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Homework Help: Linear Algebra Matrices Problem(s)

  1. Sep 24, 2013 #1
    1. The problem statement, all variables and given/known data

    Here is the problem:

    http://img801.imageshack.us/img801/6770/oaza.png [Broken]

    2. Relevant equations

    None really, just gauss jordon elimination I assume unless I am missing out on something

    3. The attempt at a solution

    First I multiplied the first row by -5 then added it to the second row to obtain the following:

    1 1 5 3
    0 -1 -27 -8

    and then multiplied the second row by 1 and added the result to the first row to obtain:

    1 0 -22 -5
    0 -1 -27 -8

    I then tried to solve inputting the numbers into the boxes but apparently I can't put letters or x1 x2 x3 etc.. meaning that the solution is just numbers ie: 1 + 2 is the solution, which is not what I got. My question is, and im having a little trouble wondering what they want is why do they have 2 separate columns? Am I supposed to transpose afterwards or did I make a mistake doing the elimination progress, I more or less want to know the steps more than anything as I have more questions like this one and have no idea how to go about them.

    here are the other 2 :

    http://img694.imageshack.us/img694/5315/m0a5.png [Broken]
    http://img843.imageshack.us/img843/4208/2cu0.png [Broken]

    thanks in advance!
    Last edited by a moderator: May 6, 2017
  2. jcsd
  3. Sep 24, 2013 #2


    Staff: Mentor

    This looks find, but you need a bit more work. This table represents this system:
    x1 = 22x3 -5
    x2 = -27x3 8
    x3 = x3 + 0

    This represents an infinite number of solutions, one solution for each value of x3.
    One of the boxes they show has a parameter, s, which has the same role as x3.

    One way to think of this is that all solutions x have the form <-5, -8, 0> + s<22, -27, 1>.
    Last edited by a moderator: May 6, 2017
  4. Sep 24, 2013 #3
    I think you meant positive 8, and it works with +8, thanks! I will attempt the other 2 and revive this if help is needed
  5. Sep 24, 2013 #4
    Ok, I already have come across a small issue for this problem:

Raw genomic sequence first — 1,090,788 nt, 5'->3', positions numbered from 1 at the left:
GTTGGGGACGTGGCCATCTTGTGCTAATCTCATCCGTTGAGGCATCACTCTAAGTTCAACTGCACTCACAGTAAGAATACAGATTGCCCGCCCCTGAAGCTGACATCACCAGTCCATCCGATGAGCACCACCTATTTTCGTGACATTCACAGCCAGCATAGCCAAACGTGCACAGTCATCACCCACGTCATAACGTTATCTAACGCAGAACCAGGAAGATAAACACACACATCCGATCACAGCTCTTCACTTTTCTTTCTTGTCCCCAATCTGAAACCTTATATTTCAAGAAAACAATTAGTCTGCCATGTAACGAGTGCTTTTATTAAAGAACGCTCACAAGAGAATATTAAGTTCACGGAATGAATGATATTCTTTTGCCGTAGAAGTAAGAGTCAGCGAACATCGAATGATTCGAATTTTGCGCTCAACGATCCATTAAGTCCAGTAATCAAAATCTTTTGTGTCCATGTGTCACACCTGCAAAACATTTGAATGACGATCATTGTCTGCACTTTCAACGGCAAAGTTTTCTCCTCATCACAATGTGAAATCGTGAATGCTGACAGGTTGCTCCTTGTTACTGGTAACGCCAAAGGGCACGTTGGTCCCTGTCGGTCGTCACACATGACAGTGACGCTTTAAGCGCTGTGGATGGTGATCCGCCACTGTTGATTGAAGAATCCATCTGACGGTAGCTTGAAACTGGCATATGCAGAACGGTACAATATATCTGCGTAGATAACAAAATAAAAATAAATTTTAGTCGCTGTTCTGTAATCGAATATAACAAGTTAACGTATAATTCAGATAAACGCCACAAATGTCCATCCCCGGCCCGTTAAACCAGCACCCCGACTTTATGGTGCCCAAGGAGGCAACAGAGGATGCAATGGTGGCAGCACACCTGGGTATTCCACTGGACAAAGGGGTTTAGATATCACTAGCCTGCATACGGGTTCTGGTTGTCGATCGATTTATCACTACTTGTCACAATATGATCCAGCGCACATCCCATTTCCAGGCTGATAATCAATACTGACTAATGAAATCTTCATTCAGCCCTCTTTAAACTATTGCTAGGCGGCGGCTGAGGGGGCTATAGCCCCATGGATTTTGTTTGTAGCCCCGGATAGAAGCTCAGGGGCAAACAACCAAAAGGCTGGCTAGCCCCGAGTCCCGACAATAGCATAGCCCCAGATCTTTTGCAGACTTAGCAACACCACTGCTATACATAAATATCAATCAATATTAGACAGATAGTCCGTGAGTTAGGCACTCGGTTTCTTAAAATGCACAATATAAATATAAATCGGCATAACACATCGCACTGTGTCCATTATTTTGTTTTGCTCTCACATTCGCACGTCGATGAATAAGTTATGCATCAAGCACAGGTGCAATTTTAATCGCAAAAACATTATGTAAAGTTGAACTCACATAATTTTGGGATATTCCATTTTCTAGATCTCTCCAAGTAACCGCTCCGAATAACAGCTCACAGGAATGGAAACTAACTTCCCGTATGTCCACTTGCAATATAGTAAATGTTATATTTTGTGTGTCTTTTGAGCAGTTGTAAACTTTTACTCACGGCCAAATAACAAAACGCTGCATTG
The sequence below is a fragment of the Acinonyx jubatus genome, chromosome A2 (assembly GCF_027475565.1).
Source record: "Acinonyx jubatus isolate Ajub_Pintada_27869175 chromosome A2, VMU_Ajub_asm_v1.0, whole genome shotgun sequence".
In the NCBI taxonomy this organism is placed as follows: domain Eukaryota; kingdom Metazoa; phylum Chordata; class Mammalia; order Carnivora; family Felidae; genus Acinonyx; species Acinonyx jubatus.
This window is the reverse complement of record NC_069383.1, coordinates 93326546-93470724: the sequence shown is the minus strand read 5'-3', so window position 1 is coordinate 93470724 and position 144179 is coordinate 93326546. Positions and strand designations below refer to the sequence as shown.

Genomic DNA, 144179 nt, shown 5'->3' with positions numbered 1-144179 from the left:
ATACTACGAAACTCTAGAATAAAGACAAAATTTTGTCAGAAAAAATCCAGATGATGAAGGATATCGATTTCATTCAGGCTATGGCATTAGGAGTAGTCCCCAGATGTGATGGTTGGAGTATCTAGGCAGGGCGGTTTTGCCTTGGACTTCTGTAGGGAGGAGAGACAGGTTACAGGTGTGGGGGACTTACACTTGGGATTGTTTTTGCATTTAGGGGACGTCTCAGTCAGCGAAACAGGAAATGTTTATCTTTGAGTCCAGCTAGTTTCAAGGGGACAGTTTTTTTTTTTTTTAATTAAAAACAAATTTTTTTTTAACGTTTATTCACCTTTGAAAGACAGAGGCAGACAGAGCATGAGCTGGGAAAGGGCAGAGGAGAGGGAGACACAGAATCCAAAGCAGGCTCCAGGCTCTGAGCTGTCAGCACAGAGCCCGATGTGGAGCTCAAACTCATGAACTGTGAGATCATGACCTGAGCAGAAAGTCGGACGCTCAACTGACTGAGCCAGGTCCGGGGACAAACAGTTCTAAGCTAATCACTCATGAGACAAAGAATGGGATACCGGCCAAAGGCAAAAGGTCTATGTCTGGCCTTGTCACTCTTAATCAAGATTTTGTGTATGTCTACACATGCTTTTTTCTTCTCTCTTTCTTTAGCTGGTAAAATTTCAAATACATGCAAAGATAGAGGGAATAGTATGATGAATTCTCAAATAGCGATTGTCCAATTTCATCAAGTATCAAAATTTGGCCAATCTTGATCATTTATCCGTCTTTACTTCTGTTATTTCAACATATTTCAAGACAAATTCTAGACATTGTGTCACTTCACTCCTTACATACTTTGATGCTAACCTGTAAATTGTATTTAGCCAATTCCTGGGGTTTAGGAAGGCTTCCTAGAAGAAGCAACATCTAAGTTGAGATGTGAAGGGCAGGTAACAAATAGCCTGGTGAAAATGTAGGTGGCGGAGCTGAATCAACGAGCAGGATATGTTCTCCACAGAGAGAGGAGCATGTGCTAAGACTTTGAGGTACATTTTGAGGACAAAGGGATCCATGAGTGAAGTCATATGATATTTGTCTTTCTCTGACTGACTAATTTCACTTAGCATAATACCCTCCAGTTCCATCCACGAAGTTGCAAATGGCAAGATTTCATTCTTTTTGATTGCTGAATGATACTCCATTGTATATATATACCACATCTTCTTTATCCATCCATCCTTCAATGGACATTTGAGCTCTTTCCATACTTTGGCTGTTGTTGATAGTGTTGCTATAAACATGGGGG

http://img694.imageshack.us/img694/5315/m0a5.png [Broken]

    The issue with this problem is that in the solution they are asking for "s" and "t" which I am guessing are substitutes for either x,y or z. Now when I break down the equation I get this as the solution:

    x = (7y - 3z + 11)/2
    y = (-2x -3z + 11)/-7
    z = (-2x + 7y + 11)/3

    So the only problem I can seem to find as to why it wont accept my answers (i didn't write it like above) is that the values of x y and z are being used in the equation and so when I try to input my answers one of the boxes won't make sense since one value has to be s and the other t and so I can't input the last value...anyways thats how I see it unless anyone could shed some light on this? any help is highly appreciated, thank you.
    Last edited by a moderator: May 6, 2017
  6. Sep 24, 2013 #5


    Staff: Mentor

    The given "system" is 2x - 7y + 3z = 11, which means you have one equation in three unknowns. This leaves 2 variables free, and that corresponds to having two parameters.

    Instead of solving for x in terms of y and z, and then y in terms of x and z, and then z in terms of x and y, just solve for x in terms of y and z, and leave y and z and parameters.

    Code (Text):

    x = (7/2)y - (3/2)z + 11/2
    y = .....y
    z = ..............z
    y and z are free variables (parameters), so you could call them s and t.
    If you squint your eyes at the equations above, you might notice that the right side consists of three vectors: two of them with parameters and one that is a constant.
    Last edited by a moderator: May 6, 2017
  7. Sep 24, 2013 #6


    Staff: Mentor

    Yeah, I did. I fixed it in my post.
  8. Sep 25, 2013 #7


    User Avatar
    Science Advisor

    This is NOT a "solution" at all because in order to find "x" you have to know "y" and in order to find "y" you have to know "x"!